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Tue Feb 17, 2015, 01:27 PM

5 Things to Know About the New ‘Gay Parents are Bad for Kids’ Study

5 Things to Know About the New ‘Gay Parents are Bad for Kids’ Study
Steve Williams
Feb 16, 2015

Anti-gay groups and religious conservatives are publicizing a new study that claims to show kids do worse when they are raised by same-sex parents, but as with previous studies authored by the right, it appears this research is flawed. Here’s what you need to know.

1. Who Authored the Study and What are They Investigating? 
Called the ”Emotional Problems among Children with Same-Sex Parents: Difference by Definition,” (ECLS), http://papers.ssrn.com/sol3/papers.cfm?abstract_id=2500537 the study is authored by Catholic priest and sociology professor Donald Paul Sullins, who may also be familiar to readers as a key member of the anti-gay Family Research Council‘s Marriage and Religion Research Institute. http://www.marri.us/ For many in the LGBT community, this might already be a red flag, but researchers obviously can have these kinds of affiliations and still do good work — they just need to be as rigorous as possible in data collection, analysis and interpretation. Let’s see if that is the case here.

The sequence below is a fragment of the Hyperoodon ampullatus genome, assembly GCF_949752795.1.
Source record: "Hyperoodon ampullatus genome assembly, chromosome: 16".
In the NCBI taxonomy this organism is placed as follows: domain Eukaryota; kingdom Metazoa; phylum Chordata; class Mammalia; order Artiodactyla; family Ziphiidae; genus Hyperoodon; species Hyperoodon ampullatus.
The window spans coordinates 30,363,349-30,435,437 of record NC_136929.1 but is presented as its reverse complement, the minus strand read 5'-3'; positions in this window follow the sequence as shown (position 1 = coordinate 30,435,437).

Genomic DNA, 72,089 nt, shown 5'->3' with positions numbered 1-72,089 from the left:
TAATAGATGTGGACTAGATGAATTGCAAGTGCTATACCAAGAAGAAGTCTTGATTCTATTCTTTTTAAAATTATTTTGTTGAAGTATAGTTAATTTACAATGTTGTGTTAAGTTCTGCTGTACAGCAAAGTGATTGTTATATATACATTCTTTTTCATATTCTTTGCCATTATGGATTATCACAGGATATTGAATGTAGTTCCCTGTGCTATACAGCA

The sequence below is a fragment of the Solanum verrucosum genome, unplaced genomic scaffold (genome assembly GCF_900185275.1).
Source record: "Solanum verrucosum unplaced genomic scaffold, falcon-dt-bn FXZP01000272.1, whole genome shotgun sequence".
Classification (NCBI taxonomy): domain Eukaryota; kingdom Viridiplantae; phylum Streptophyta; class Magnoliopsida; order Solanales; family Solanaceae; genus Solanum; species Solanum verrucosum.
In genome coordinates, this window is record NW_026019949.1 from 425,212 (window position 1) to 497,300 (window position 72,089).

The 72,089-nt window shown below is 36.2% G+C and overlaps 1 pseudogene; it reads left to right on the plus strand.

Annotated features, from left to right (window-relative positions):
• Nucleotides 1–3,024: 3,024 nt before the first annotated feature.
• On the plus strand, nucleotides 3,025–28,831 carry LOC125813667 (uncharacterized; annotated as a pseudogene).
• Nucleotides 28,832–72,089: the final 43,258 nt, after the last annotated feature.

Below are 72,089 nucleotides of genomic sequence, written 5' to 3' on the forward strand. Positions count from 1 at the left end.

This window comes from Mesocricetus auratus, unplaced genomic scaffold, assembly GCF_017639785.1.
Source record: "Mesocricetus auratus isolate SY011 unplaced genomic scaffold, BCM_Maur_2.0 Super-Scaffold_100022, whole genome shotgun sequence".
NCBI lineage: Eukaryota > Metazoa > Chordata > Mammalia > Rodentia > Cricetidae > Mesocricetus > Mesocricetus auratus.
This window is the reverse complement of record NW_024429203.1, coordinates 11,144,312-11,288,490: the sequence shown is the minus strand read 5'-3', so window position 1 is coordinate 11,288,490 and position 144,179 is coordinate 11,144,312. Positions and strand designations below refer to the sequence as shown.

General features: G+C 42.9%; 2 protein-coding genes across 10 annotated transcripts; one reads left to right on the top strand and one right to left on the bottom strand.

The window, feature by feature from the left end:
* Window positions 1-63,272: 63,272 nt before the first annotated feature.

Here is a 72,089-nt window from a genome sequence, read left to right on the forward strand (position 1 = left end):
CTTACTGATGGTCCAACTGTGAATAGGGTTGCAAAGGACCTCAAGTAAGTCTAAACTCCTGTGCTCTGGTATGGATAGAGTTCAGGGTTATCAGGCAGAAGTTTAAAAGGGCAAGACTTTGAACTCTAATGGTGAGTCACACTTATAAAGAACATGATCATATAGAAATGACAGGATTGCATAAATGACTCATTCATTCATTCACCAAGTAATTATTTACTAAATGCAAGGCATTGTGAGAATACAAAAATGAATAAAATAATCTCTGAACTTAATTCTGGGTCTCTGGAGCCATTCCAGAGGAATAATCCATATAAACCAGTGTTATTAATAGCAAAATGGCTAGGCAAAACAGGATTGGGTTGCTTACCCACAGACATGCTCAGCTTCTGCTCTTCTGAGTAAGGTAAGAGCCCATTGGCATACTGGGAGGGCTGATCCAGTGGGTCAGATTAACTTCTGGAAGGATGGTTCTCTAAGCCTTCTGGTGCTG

2. How Was Data Gathered for the Study?

The study culls information from the National Health Interview Survey (NHIS) that was collected between 1997-2013. In total, the research analyzed 207,007 children, 512 of whom were identified as having at least one biological parent now in a same-sex relationship (more on that shortly).

This is where our first objection to the study comes into play. If we are studying same-sex parents and comparing them to opposite-sex parents, it logically follows that, given marriage offers a raft of benefits that support child-rearing, we should control for whether the same-sex parents were married like (presumably) most of the heterosexuals in this study were, or at least inquire as to the marriage status of all involved. This is not controlled for in the study.

Secondly, we would also take into account one key fact: if the same-sex attracted parents had a child as the result of a previous heterosexual relationship, this obviously will have a bearing on the child’s emotional well being because they will most probably have had to endure a break-up and divorce. The study does not adequately account for this fact either.